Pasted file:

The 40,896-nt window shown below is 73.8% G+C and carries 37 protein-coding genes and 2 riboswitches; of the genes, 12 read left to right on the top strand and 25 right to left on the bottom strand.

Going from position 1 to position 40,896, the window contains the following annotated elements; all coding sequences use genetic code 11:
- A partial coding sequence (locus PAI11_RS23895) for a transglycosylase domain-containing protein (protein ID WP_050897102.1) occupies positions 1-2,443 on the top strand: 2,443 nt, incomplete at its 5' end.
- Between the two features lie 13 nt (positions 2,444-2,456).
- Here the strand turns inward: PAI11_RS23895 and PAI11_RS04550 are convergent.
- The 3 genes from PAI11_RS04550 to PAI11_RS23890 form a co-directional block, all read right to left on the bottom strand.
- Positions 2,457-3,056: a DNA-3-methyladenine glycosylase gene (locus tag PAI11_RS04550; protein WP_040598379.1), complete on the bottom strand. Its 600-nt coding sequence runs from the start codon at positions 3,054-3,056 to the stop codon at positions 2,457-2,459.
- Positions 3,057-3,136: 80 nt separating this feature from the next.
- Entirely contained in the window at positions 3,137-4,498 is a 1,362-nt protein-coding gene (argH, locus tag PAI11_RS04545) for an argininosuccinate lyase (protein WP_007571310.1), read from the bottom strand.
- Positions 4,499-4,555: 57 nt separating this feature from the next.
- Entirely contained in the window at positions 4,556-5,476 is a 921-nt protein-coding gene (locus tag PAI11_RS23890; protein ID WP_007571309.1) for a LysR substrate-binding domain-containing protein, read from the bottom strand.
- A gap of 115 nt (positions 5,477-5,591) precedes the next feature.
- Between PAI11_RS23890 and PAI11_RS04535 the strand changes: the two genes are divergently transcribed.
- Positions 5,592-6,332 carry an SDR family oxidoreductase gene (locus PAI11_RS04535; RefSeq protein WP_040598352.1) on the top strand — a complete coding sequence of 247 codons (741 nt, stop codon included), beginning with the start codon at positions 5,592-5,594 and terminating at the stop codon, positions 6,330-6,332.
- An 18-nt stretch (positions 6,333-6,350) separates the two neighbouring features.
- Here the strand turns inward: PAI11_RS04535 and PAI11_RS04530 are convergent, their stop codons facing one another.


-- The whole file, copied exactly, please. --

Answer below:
The 40,896-nt window shown below is 73.8% G+C and carries 37 protein-coding genes and 2 riboswitches; of the genes, 12 read left to right on the top strand and 25 right to left on the bottom strand.

Going from position 1 to position 40,896, the window contains the following annotated elements; all coding sequences use genetic code 11:
- A partial coding sequence (locus PAI11_RS23895) for a transglycosylase domain-containing protein (protein ID WP_050897102.1) occupies positions 1-2,443 on the top strand: 2,443 nt, incomplete at its 5' end.
- Between the two features lie 13 nt (positions 2,444-2,456).
- Here the strand turns inward: PAI11_RS23895 and PAI11_RS04550 are convergent.
- The 3 genes from PAI11_RS04550 to PAI11_RS23890 form a co-directional block, all read right to left on the bottom strand.
- Positions 2,457-3,056: a DNA-3-methyladenine glycosylase gene (locus tag PAI11_RS04550; protein WP_040598379.1), complete on the bottom strand. Its 600-nt coding sequence runs from the start codon at positions 3,054-3,056 to the stop codon at positions 2,457-2,459.
- Positions 3,057-3,136: 80 nt separating this feature from the next.
- Entirely contained in the window at positions 3,137-4,498 is a 1,362-nt protein-coding gene (argH, locus tag PAI11_RS04545) for an argininosuccinate lyase (protein WP_007571310.1), read from the bottom strand.
- Positions 4,499-4,555: 57 nt separating this feature from the next.
- Entirely contained in the window at positions 4,556-5,476 is a 921-nt protein-coding gene (locus tag PAI11_RS23890; protein ID WP_007571309.1) for a LysR substrate-binding domain-containing protein, read from the bottom strand.
- A gap of 115 nt (positions 5,477-5,591) precedes the next feature.
- Between PAI11_RS23890 and PAI11_RS04535 the strand changes: the two genes are divergently transcribed.
- Positions 5,592-6,332 carry an SDR family oxidoreductase gene (locus PAI11_RS04535; RefSeq protein WP_040598352.1) on the top strand — a complete coding sequence of 247 codons (741 nt, stop codon included), beginning with the start codon at positions 5,592-5,594 and terminating at the stop codon, positions 6,330-6,332.
- An 18-nt stretch (positions 6,333-6,350) separates the two neighbouring features.
- Here the strand turns inward: PAI11_RS04535 and PAI11_RS04530 are convergent, their stop codons facing one another.